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Today in Milligan History (5/10)


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Today in Milligan History

an ongoing project of Phi Alpha Theta History Honor Society

Good day, Milligan!

Proverbs 10:13 – Wisdom is found on the lips of the discerning, but a rod is for the back of one who has no sense.

This is Friday, May 10, 2013, and on this day in Milligan history . . .

1882    The Atlantic Missionary of June, 1882, reported on Wednesday activities of the “closing exercises of Milligan College.”  At the close of three days of class examinations and declamations, “we were pleasantly entertained by the young ladies’ callisthenic and literary performances, which we have never seen excelled, if at all equaled.” Mildred Kozsuch, Historical Reminiscences of Carter County, Tennessee (Johnson City, TN:  The Overmountain Press, 1985), p. 61

1887    Josephus Hopwood reported that “the Hon. A. A. Taylor (1848-1931; an alumnus of Milligan College’s high-school-level forerunner, the Buffalo Male and Female Institute) delivered in his usual clear, eloquent manner an address in Jobe’s Hall at the close of the school in Johnson City.”  Taylor was at the time a Johnson City attorney. Just a year before he had run for the governorship of Tennessee against his own brother, Robert Love “Our Bob” Taylor (1850-1912), also an alumnus of the Buffalo Institute. Hopwood further reported that Milligan College graduate E. M. Crouch (1887) was on his way to Bridgewater, VA, as Professor of Mathematics and Ancient Languages; E. C. Wilson (1887) was to take charge of an academy in Patrick Court House, VA; and that Miss Lettie Cornforth (1887) had recently married and changed her name to Tate. J. W. Giles (1987) was the fourth member of the graduating class of 1887. The Milligan Mentor, Vol. III, No. 2, June 1887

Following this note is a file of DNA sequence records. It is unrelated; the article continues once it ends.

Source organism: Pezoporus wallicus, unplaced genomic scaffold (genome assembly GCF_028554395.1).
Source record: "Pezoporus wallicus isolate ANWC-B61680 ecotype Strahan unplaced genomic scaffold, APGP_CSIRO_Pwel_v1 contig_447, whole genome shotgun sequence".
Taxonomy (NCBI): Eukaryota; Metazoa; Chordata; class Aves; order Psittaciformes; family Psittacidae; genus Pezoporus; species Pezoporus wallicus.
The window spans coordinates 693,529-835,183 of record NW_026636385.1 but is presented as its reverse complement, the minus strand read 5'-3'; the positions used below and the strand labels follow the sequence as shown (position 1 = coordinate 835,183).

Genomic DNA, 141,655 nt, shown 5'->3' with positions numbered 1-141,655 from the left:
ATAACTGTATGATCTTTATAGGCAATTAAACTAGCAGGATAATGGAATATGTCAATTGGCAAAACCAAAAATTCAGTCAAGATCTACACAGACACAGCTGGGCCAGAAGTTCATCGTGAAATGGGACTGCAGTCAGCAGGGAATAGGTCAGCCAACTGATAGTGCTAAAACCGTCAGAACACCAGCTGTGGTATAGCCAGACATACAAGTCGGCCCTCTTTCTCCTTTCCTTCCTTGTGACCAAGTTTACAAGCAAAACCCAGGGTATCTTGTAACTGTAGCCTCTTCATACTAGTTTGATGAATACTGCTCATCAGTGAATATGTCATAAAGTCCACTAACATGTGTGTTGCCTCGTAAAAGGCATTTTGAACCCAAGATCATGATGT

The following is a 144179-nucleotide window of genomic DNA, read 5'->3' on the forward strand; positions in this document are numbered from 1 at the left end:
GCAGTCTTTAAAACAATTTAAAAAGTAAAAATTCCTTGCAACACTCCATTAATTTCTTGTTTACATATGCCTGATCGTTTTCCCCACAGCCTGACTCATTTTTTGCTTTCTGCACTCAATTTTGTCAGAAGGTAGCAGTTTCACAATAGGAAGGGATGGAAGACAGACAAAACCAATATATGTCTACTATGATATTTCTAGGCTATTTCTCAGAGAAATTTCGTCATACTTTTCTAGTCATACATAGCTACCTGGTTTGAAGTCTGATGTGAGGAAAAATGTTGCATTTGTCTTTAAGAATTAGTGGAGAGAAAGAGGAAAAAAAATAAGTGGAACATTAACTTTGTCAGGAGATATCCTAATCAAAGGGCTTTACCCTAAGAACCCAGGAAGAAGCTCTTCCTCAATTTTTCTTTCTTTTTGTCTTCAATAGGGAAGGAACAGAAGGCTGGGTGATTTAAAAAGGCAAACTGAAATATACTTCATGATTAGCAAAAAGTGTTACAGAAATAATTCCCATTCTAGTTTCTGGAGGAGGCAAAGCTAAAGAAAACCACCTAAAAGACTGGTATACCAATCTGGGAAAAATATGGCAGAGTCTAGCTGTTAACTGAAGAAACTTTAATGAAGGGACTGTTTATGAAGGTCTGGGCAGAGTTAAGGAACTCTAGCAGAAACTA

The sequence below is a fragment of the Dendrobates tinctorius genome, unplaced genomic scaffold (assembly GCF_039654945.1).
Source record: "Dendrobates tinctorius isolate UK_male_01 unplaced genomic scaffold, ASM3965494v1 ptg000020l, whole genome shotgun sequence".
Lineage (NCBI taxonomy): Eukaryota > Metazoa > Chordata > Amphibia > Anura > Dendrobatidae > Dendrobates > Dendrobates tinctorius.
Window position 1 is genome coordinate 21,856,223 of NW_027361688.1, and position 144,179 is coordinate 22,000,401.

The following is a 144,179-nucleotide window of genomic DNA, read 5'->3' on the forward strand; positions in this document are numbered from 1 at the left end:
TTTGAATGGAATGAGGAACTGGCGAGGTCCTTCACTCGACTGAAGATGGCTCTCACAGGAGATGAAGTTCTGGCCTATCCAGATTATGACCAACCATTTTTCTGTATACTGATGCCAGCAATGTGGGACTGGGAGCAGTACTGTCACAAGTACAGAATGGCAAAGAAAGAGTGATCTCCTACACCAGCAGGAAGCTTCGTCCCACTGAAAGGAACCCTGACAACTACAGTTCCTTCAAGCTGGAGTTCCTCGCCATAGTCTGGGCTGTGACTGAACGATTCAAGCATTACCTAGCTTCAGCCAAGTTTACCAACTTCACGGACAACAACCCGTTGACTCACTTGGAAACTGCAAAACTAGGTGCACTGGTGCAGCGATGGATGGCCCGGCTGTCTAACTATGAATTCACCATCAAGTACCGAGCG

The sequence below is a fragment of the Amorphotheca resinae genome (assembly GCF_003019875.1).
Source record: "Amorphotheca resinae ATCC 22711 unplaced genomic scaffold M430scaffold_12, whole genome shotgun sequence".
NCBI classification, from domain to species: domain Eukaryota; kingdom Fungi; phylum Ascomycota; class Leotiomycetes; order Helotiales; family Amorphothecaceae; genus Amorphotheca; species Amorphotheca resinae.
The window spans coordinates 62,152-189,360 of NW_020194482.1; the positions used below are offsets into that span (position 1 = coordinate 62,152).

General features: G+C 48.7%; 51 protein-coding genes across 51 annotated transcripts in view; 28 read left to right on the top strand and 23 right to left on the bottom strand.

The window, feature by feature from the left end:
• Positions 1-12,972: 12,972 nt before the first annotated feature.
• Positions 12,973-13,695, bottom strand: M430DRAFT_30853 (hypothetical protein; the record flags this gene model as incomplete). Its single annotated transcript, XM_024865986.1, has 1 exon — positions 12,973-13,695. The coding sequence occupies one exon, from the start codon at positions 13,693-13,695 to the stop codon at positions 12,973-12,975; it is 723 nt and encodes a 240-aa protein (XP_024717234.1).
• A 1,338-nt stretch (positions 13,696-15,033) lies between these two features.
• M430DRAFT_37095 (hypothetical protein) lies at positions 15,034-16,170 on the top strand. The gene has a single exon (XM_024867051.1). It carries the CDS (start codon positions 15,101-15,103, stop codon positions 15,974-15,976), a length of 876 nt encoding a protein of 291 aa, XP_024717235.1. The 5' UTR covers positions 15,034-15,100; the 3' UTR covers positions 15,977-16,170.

1939    Milligan College junior A. J. “Gabe” Gabriele (1940) went out on his first formal date with Lura Bowers (1942) when they went to the Pre-Med Banquet together. They had known each other from shared hours in Psychology, History, and Shakespeare classes, and from hours spent in “conference” in the parlor of the dormitory.  Gabriele waited tables in the dining hall, and when he did, Lura Bowers got an extra banana pudding. Letter from Lura Gabriele to Jack Simpson, May 25, 2011.

1968    A major gift to Milligan College from John McKinley Hart and Pearl Langdon Hart resulted in Hart Hall, a new women’s dormitory, named in memory of John Hart’s parents, Charles Bissell Hart and Susan Tecora Billingsly Hart. This was one of the final public acts of the Dean E. Walker (1899-1988) administration. Clinton Jack Holloway (1995), Age Deo Fide et Amore: A History of Milligan College 1940-1966. (Unpublished thesis, Emmanuel School of Religion, 1998), p. 68.

Birthdays: In 1838 John Wilkes Booth near Bel Air, MD . . . in 1878 Gustav Stresemann in Berlin, Germany . . . in 1886 Karl Barth in Basel, Switzerland.

Elsewhere . . .

In 1752 Benjamin Franklin first tested his newly invented lightening rod.

In 1774 Louis XVI ascended the French throne.

In 1775 the Second Continental Congress named Gen. George Washington the colonies’ supreme military commander on the same day that Ethan Allen and the Green Mountain Boys captured Fort Ticonderoga.

In 1869 at Promontory Point, UT, railroad officials drove the “golden spike” that completed the Transcontinental Railroad.

In 1906 the Russian Duma met for the first time.

In 1908 Philadelphians first observed Mother’s Day.

In 1940 Winston Churchill succeeded Neville Chamberlain as Prime Minister of England on the same day that Nazi troops invaded Belgium, Holland, and Luxemburg.

Do you know something that happened on this day in Milligan history?  Is this the birthday of a Milligan personality?  The anniversary of a Milligan event?  If so, send it to Phi Alpha Theta at phialphatheta@milligan.edu.

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